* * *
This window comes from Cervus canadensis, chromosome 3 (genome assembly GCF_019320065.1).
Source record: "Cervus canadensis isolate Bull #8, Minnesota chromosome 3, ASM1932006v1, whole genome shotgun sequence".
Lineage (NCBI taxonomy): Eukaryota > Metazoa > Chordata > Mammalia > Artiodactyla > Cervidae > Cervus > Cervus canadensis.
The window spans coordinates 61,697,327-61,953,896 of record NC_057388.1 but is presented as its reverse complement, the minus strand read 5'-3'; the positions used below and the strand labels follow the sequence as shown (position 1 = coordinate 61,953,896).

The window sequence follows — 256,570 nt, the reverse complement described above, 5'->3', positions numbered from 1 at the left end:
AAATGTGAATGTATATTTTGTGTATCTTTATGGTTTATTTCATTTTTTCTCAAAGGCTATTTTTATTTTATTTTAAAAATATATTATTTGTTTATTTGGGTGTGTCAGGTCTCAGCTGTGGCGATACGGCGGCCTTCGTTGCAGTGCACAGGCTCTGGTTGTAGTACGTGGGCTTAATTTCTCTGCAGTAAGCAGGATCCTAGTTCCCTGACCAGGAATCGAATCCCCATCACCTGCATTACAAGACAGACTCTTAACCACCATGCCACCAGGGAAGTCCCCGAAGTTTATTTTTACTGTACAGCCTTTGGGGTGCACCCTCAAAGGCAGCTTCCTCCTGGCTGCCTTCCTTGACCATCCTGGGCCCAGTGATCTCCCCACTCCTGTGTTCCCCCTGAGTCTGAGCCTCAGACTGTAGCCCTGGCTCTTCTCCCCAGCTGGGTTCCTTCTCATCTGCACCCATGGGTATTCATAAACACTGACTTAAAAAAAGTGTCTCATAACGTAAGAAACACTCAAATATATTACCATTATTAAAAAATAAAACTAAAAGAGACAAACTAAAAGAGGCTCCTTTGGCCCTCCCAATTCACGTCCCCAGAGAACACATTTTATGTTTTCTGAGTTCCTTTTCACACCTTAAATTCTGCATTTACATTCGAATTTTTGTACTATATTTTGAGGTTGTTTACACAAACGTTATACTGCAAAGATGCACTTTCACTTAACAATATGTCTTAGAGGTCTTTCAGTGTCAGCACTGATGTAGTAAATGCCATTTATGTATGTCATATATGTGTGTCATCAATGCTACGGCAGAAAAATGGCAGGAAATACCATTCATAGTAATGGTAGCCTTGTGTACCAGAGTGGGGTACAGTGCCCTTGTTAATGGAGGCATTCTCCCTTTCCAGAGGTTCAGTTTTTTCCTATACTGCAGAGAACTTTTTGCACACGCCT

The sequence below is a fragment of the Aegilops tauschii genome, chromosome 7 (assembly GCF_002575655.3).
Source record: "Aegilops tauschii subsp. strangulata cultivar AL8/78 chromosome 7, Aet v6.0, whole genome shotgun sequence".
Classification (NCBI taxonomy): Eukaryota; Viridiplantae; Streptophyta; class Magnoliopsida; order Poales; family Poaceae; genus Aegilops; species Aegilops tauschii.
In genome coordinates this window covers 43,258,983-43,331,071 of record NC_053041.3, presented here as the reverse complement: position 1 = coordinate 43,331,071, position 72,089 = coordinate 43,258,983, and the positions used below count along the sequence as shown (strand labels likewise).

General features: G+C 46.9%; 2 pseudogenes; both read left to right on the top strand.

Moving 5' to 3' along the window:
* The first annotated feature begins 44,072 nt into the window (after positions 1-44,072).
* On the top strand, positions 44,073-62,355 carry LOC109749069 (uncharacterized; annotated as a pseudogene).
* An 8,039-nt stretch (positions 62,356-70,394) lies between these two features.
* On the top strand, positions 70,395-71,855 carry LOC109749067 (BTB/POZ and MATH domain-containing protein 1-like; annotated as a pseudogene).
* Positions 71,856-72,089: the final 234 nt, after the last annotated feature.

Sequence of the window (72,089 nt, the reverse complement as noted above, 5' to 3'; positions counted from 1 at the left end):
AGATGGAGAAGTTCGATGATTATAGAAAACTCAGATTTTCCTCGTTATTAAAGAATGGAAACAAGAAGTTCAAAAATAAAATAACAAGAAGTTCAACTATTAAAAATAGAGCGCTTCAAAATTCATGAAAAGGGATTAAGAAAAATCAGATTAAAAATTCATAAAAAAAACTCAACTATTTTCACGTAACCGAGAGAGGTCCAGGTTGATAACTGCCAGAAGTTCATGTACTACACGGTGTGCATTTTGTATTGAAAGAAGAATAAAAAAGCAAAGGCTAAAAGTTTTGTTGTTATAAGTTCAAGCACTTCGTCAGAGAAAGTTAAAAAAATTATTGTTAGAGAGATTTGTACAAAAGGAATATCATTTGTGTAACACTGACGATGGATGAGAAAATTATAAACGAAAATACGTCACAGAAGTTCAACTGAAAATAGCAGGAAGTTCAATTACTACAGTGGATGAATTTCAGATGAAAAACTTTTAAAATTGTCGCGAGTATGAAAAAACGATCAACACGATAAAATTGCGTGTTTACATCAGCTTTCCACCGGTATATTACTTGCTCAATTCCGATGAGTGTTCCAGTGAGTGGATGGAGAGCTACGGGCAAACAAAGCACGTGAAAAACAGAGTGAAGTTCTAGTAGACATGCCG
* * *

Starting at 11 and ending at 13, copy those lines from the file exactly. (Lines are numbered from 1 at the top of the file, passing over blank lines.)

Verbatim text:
General features: G+C 46.9%; 2 pseudogenes; both read left to right on the top strand.

Moving 5' to 3' along the window:
* The first annotated feature begins 44,072 nt into the window (after positions 1-44,072).